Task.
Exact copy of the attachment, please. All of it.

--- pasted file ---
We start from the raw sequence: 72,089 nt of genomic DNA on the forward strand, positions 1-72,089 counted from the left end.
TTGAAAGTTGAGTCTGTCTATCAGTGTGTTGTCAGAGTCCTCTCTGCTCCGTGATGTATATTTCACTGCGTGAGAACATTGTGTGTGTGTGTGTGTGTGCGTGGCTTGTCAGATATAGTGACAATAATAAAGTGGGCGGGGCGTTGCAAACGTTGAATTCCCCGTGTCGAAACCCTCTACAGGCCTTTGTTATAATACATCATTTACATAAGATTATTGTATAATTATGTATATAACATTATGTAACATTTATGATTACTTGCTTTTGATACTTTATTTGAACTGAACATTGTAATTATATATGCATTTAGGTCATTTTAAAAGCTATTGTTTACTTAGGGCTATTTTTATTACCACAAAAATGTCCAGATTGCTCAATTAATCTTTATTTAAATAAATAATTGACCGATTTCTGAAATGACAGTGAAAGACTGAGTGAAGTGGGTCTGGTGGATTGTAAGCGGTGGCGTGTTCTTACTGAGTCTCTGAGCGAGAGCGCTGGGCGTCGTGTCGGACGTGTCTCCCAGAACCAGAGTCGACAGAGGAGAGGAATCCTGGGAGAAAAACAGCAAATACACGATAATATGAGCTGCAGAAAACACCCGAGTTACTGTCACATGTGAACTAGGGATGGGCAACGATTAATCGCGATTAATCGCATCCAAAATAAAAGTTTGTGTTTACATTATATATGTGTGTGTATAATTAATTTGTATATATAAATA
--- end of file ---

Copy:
We start from the raw sequence: 72,089 nt of genomic DNA on the forward strand, positions 1-72,089 counted from the left end.
TTGAAAGTTGAGTCTGTCTATCAGTGTGTTGTCAGAGTCCTCTCTGCTCCGTGATGTATATTTCACTGCGTGAGAACATTGTGTGTGTGTGTGTGTGTGCGTGGCTTGTCAGATATAGTGACAATAATAAAGTGGGCGGGGCGTTGCAAACGTTGAATTCCCCGTGTCGAAACCCTCTACAGGCCTTTGTTATAATACATCATTTACATAAGATTATTGTATAATTATGTATATAACATTATGTAACATTTATGATTACTTGCTTTTGATACTTTATTTGAACTGAACATTGTAATTATATATGCATTTAGGTCATTTTAAAAGCTATTGTTTACTTAGGGCTATTTTTATTACCACAAAAATGTCCAGATTGCTCAATTAATCTTTATTTAAATAAATAATTGACCGATTTCTGAAATGACAGTGAAAGACTGAGTGAAGTGGGTCTGGTGGATTGTAAGCGGTGGCGTGTTCTTACTGAGTCTCTGAGCGAGAGCGCTGGGCGTCGTGTCGGACGTGTCTCCCAGAACCAGAGTCGACAGAGGAGAGGAATCCTGGGAGAAAAACAGCAAATACACGATAATATGAGCTGCAGAAAACACCCGAGTTACTGTCACATGTGAACTAGGGATGGGCAACGATTAATCGCGATTAATCGCATCCAAAATAAAAGTTTGTGTTTACATTATATATGTGTGTGTATAATTAATTTGTATATATAAATA